… and this too …
What would you do today if you opened a link and saw a long article which you don’t have time to read right now, but want to read later? You would save a link and close the tab. But when your browser is fast, you just don’t tend to close tabs which you haven’t dealt with. In Opera, I would let tabs stay open for months without having any impact on my machine’s performance.
Wait, but didn’t I restart my computer or the browser sometimes? Of course I did. Unfortunately, modern browsers are so stupid that they reload all the tabs when you restart them. Which takes ages if you have a hundred of tabs. Opera was sane: it did not reload a tab unless you asked for it. It just reopened everything from cache. Which took a couple of seconds.
In fact, maybe it’s a good time to try out Opera browser again. After all, the two primary reasons I’ve switched from it were:
- Open Source. This was back in a day when I was a zealot. (Yeah, if you think I’m one now, you should have seen me in my 20’s.) Now I am much more calm about the licensing.
- Rendering issues. That was back when Opera had its own rendering engine and couldn’t quite keep up with all the changes on the Web. Since then, Opera has dumped its Presto rendering engine in favor of Webkit (the same engine that Google Chrome, Chromium and Safari browsers are using), and then dumped Webkit in favor of Blink, which is like … erm .. new Webkit (?) or something like that.
So maybe it’s good enough in rendering department and I can have my performance and tab management back. As Ilya mentions, no other browser came close to the tab management of Opera back in a day. I frequently have a 30+ tabs open, and its only because that’s as much as Chrome can handle on my laptop.
Update: Tried out the latest version of Opera now for about half an hour. I suddenly remembered another reason for why I’ve switched – fonts. Default fonts configuration is far from optimal. For multilingual pages (English and Russian) is more than horrific. Oh well, I guess, I’ll have to wait some more.
Here’s a trip down the memory lane – “How Linux got to be Linux: Test driving 1993-2003 distros“. The article looks at some of the early Linux distributions, remember what was already in and what came later. Complete with screenshots.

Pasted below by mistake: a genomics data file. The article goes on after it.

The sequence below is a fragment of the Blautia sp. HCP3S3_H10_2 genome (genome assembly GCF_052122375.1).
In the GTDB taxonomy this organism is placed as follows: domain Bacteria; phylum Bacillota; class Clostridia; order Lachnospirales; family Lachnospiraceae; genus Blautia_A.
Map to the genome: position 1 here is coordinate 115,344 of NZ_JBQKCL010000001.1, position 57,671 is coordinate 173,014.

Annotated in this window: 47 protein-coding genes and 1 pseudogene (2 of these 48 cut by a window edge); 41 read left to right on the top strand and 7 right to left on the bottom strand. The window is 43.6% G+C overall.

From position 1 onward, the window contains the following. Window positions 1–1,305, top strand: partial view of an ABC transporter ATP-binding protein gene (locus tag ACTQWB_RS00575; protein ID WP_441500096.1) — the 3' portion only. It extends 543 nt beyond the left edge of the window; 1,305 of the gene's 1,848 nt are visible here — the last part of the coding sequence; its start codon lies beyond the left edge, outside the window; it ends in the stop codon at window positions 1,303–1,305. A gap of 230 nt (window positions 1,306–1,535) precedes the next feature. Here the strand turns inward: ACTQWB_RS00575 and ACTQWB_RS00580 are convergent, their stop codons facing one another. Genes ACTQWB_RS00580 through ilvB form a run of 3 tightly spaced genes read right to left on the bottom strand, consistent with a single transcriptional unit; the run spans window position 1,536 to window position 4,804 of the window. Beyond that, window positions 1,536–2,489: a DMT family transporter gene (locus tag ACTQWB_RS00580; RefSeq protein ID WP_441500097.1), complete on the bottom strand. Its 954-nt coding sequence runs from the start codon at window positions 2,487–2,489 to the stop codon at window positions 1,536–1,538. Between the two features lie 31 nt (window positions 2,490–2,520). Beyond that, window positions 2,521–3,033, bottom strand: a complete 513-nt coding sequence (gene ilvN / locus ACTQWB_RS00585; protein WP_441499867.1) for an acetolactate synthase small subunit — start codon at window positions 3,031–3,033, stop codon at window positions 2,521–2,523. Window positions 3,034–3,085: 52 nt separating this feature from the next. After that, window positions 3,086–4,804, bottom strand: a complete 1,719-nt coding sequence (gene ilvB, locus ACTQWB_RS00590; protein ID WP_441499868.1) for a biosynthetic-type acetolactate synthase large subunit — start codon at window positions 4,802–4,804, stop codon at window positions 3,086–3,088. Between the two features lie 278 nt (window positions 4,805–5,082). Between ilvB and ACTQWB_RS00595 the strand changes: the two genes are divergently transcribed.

I don’t remember for sure which versions of which distributions I used in the early days, but Slackware, Suse, RedHat and Mandrake were definitely among those. Slackware was probably my first one, when I found the floppies in the only book on Linux at my college library. Then, somehow, I found RedHat (I think 5.1 or so) in one of the local computer shops. Later I tried Mandrake and Suse, cause those were laying around at work. But RedHat stuck with me ever since. I think I’ve used pretty much every version, including the move to Fedora, CentOS, and even the Red Hat Enterprise Linux, which we had the licenses for at some of my early work places.
Well, apparently I’ve been leaving under a rock for the last few years. When it comes down to IRC clients, I’ve been mostly using XChat. Turns out, XChat has been abandoned for years, and it’s still around mostly because Linux distributions care so much about it that they patch it and ship it.
As with anything in the Linux world, there are plenty of alternatives. And one of them was right under my nose all these years – HexChat:
HexChat is an IRC client based on XChat, but unlike XChat it’s completely free for both Windows and Unix-like systems. Since XChat is open source, it’s perfectly legal.
HexChat is often shipped right next to where XChat is or used to be. For Fedora users, it’s as close as “dnf install hexchat“.
Conky is a light-weight system monitor for X. It supports all kinds of metrics – anything from CPU, memory and network, to emails, music players, and more.
It reminds me of the old days, before Gnome and KDE took over the desktop environments – I think everybody had something similar running as part of the screen background.